Yet at the same time there’s a feeling in these stories that much of life is out of our hands. In one of my favorite stories of the collection, “Inverness,” a young botanist travels to Scotland in the hope of locating a rare and endangered flower after her fiancée-to-be has unexpectedly left her. She says of her relationship:
I wondered how long he’d been planning his exit, how long other people had known about the turn my life was going to take, while I carried on, oblivious to the way things were shifting beneath me like the tectonic plates before a quake.
Poof! Our lives change. Sometimes it happens by fate, sometimes by chance, sometimes by accident, and sometimes because we expect so much from our expectations. In a beautiful moment that could summarize much of what these stories are trying to explore, the narrator of “Inverness” writes a letter to her former lover, Peter. She writes:
Today it rained. Today I found a twinflower. It was, like so many other things, not at all what I had hoped. But it is a flower and only a flower and how could I have grown to expect so much from it? Perhaps this is the origin of disappointment. When we give something more power than it could ever possibly possess.
How is it that you are already leading a different life?
I cannot say that I wish you well. Maybe one day I will.
Yet despite the way the future changes (or never occurs), these are not simply stories about young women dashed by reality who then harden themselves to the world. And despite the exquisite sadness a reader sometimes feels watching them grapple with fate and chance and their own misguided expectations, we leave this book walking away with a feeling of completeness. This comes from having been immersed in the project of an author who, like a cartographer, has set out to map a particular type of experience, to answer particular questions. Like Larry Brown’s Big, Bad, Love and Julie Orringer’s How to Breathe Underwater, like The Pugilest at Rest by Thom Jones and Interpreter of Maladies by Jhumpa Lahiri, this collection succeeds not only because of the strength of each individual story, but also because of the way that each story adds to the collective whole. Just like a good album.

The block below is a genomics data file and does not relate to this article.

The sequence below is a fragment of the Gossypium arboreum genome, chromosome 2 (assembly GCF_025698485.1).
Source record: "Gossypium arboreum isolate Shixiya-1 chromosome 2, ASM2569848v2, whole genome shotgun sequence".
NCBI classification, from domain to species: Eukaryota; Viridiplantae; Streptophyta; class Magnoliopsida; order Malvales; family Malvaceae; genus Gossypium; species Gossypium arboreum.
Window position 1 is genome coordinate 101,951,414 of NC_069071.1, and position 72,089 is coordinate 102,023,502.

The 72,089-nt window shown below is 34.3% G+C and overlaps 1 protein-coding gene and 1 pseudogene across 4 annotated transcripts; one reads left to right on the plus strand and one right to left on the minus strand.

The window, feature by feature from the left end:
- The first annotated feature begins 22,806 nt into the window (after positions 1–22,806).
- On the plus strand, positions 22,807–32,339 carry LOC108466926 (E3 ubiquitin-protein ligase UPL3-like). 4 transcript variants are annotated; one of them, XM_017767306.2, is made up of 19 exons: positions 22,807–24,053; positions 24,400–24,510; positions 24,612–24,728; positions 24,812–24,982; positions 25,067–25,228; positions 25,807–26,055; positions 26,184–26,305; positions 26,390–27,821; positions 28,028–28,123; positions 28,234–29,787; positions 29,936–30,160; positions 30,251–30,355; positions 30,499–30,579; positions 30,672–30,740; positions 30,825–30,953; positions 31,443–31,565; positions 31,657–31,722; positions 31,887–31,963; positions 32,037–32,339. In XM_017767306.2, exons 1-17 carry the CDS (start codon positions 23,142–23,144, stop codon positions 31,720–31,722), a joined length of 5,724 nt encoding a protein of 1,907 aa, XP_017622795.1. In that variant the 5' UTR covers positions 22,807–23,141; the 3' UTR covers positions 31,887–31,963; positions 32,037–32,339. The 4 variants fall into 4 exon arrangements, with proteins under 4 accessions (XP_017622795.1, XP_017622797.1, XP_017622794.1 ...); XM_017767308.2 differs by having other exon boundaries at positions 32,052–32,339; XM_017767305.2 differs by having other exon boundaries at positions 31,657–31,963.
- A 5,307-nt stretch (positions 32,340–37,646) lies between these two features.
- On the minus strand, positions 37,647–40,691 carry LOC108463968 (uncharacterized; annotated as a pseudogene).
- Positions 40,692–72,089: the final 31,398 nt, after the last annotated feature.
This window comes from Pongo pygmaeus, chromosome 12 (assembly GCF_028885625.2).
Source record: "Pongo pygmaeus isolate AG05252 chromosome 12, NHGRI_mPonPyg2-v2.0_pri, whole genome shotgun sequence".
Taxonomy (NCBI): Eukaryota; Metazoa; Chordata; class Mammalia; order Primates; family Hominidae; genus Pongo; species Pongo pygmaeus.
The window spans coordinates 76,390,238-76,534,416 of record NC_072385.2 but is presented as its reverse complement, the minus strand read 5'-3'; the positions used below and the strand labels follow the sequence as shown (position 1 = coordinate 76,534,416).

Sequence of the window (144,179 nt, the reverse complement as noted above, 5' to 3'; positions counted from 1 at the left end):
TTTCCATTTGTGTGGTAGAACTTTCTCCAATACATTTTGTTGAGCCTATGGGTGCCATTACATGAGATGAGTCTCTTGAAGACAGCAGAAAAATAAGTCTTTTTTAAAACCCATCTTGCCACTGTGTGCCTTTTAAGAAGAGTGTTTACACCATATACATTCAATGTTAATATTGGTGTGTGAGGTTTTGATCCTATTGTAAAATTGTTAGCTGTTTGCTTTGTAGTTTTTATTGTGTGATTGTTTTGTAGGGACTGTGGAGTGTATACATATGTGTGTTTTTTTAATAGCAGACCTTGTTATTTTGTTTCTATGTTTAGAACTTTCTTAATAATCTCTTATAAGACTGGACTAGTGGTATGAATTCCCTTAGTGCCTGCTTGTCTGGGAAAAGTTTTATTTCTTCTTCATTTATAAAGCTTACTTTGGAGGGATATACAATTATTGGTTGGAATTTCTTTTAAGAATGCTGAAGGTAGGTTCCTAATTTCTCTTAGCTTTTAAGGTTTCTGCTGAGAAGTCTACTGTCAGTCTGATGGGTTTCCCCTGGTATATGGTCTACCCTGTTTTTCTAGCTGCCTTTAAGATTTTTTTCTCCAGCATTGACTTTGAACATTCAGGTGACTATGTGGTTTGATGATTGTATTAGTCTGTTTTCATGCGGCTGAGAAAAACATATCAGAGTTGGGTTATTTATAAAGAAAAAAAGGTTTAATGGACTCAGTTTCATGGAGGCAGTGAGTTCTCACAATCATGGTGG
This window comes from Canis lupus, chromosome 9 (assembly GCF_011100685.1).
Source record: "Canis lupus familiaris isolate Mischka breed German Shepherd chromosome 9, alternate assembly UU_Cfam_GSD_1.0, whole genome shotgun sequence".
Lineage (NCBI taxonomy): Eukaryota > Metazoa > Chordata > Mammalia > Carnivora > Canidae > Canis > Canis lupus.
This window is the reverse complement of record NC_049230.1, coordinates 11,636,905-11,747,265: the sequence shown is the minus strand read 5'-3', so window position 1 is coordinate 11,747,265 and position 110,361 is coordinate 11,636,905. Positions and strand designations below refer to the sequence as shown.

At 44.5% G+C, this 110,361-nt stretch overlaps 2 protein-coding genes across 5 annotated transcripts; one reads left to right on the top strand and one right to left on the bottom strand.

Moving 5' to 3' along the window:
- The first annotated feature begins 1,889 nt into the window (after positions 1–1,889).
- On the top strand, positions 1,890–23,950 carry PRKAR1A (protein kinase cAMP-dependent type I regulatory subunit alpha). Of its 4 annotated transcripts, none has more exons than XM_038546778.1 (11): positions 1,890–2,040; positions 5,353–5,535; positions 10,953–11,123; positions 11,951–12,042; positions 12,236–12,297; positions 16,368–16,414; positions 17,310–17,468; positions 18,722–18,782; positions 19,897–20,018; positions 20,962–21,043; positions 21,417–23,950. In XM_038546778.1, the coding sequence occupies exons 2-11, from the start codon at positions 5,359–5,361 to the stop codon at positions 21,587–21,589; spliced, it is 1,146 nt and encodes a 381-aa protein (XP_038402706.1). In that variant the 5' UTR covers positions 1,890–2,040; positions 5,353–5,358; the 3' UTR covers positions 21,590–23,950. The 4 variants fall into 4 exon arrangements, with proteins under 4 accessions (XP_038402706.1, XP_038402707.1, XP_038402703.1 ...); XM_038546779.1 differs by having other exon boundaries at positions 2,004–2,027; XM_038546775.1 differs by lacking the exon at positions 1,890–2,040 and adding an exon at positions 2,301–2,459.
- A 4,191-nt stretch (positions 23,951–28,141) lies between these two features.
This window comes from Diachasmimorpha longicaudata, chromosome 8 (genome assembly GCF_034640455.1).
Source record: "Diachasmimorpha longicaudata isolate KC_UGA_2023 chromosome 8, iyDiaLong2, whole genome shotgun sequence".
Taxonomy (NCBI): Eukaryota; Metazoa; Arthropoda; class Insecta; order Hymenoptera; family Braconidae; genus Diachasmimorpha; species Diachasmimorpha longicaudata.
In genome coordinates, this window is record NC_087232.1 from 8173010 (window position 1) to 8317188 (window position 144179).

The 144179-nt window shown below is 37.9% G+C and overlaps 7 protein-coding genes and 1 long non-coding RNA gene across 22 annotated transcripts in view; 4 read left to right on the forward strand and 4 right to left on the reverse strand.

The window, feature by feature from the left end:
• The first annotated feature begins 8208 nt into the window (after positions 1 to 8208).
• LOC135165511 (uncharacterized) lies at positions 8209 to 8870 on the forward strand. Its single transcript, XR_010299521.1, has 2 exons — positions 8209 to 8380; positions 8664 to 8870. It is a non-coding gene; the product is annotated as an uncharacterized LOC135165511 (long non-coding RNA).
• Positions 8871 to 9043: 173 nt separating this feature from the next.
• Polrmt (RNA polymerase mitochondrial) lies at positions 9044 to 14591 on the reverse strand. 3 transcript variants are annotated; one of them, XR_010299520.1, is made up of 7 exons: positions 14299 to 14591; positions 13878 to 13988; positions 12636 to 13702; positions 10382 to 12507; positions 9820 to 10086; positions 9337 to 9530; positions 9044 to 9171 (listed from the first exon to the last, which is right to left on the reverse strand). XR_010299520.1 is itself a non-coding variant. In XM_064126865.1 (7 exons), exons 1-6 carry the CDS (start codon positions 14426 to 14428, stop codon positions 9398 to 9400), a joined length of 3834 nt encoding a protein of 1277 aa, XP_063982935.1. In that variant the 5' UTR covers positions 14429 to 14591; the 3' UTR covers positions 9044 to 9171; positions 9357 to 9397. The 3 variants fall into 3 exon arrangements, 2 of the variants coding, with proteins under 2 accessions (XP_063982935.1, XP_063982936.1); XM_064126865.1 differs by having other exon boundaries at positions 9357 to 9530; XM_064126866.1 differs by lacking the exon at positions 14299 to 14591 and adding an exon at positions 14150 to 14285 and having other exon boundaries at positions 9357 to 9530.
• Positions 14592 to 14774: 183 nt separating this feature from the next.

To win a free copy of the book, comment on this post!
In your comment, tell FWR about a story collection you love (or one you’re looking forward to reading): on May 31, we’ll do a drawing of commenter names, and one lucky winner will receive a copy of What the World Will Look Like When All the Water Leaves Us. To be eligible, your comment must include the name and author of a story collection. Feel free, if time permits, to tell us more about the book. We look forward to hearing from you!
Learn more about how to participate in Short Story Month 2010: The Collection Giveaway Project.